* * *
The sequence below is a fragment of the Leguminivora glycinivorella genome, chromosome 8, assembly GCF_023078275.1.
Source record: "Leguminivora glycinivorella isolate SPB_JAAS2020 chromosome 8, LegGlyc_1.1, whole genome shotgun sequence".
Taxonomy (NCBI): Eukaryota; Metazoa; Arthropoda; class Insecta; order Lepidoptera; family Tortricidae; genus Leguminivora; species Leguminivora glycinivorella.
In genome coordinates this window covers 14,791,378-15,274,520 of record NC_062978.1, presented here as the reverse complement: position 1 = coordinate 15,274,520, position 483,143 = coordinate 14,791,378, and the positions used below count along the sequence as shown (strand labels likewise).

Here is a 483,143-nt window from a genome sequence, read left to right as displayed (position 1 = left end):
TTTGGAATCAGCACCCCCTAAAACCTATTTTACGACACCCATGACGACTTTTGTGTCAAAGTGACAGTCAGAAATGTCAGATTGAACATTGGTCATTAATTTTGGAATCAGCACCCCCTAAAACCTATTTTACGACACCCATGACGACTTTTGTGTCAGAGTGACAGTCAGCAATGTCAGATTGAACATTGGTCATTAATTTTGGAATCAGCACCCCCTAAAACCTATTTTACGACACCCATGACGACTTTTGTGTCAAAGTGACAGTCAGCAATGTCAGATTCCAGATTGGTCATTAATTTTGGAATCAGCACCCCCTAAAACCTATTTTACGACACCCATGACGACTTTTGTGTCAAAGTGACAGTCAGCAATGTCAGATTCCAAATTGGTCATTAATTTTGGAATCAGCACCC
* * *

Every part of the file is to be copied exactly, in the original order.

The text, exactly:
The sequence below is a fragment of the Leguminivora glycinivorella genome, chromosome 8, assembly GCF_023078275.1.
Source record: "Leguminivora glycinivorella isolate SPB_JAAS2020 chromosome 8, LegGlyc_1.1, whole genome shotgun sequence".
Taxonomy (NCBI): Eukaryota; Metazoa; Arthropoda; class Insecta; order Lepidoptera; family Tortricidae; genus Leguminivora; species Leguminivora glycinivorella.
In genome coordinates this window covers 14,791,378-15,274,520 of record NC_062978.1, presented here as the reverse complement: position 1 = coordinate 15,274,520, position 483,143 = coordinate 14,791,378, and the positions used below count along the sequence as shown (strand labels likewise).

Here is a 483,143-nt window from a genome sequence, read left to right as displayed (position 1 = left end):
TTTGGAATCAGCACCCCCTAAAACCTATTTTACGACACCCATGACGACTTTTGTGTCAAAGTGACAGTCAGAAATGTCAGATTGAACATTGGTCATTAATTTTGGAATCAGCACCCCCTAAAACCTATTTTACGACACCCATGACGACTTTTGTGTCAGAGTGACAGTCAGCAATGTCAGATTGAACATTGGTCATTAATTTTGGAATCAGCACCCCCTAAAACCTATTTTACGACACCCATGACGACTTTTGTGTCAAAGTGACAGTCAGCAATGTCAGATTCCAGATTGGTCATTAATTTTGGAATCAGCACCCCCTAAAACCTATTTTACGACACCCATGACGACTTTTGTGTCAAAGTGACAGTCAGCAATGTCAGATTCCAAATTGGTCATTAATTTTGGAATCAGCACCC